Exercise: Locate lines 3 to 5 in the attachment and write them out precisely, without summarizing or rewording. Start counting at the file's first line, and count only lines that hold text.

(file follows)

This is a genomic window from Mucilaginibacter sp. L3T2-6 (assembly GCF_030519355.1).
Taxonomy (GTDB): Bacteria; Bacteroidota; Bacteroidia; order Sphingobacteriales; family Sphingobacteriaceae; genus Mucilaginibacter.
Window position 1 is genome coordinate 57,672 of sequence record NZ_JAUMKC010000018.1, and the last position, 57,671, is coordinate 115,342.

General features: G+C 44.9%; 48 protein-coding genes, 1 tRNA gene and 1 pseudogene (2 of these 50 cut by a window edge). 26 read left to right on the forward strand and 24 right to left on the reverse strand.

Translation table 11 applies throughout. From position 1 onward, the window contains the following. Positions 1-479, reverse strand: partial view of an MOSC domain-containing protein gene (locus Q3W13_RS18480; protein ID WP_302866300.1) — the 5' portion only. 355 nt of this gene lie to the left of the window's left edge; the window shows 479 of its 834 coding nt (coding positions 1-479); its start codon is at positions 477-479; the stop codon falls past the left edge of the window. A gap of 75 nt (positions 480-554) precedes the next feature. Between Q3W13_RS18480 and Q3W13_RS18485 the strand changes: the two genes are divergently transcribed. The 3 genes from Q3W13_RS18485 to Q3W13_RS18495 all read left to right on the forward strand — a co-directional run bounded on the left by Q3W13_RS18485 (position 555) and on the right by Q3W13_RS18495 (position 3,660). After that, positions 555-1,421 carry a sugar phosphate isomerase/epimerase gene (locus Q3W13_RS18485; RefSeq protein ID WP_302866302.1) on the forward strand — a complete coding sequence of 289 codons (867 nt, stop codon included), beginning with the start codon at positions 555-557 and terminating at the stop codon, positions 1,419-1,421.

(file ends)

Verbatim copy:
Window position 1 is genome coordinate 57,672 of sequence record NZ_JAUMKC010000018.1, and the last position, 57,671, is coordinate 115,342.

General features: G+C 44.9%; 48 protein-coding genes, 1 tRNA gene and 1 pseudogene (2 of these 50 cut by a window edge). 26 read left to right on the forward strand and 24 right to left on the reverse strand.

Translation table 11 applies throughout. From position 1 onward, the window contains the following. Positions 1-479, reverse strand: partial view of an MOSC domain-containing protein gene (locus Q3W13_RS18480; protein ID WP_302866300.1) — the 5' portion only. 355 nt of this gene lie to the left of the window's left edge; the window shows 479 of its 834 coding nt (coding positions 1-479); its start codon is at positions 477-479; the stop codon falls past the left edge of the window. A gap of 75 nt (positions 480-554) precedes the next feature. Between Q3W13_RS18480 and Q3W13_RS18485 the strand changes: the two genes are divergently transcribed. The 3 genes from Q3W13_RS18485 to Q3W13_RS18495 all read left to right on the forward strand — a co-directional run bounded on the left by Q3W13_RS18485 (position 555) and on the right by Q3W13_RS18495 (position 3,660). After that, positions 555-1,421 carry a sugar phosphate isomerase/epimerase gene (locus Q3W13_RS18485; RefSeq protein ID WP_302866302.1) on the forward strand — a complete coding sequence of 289 codons (867 nt, stop codon included), beginning with the start codon at positions 555-557 and terminating at the stop codon, positions 1,419-1,421.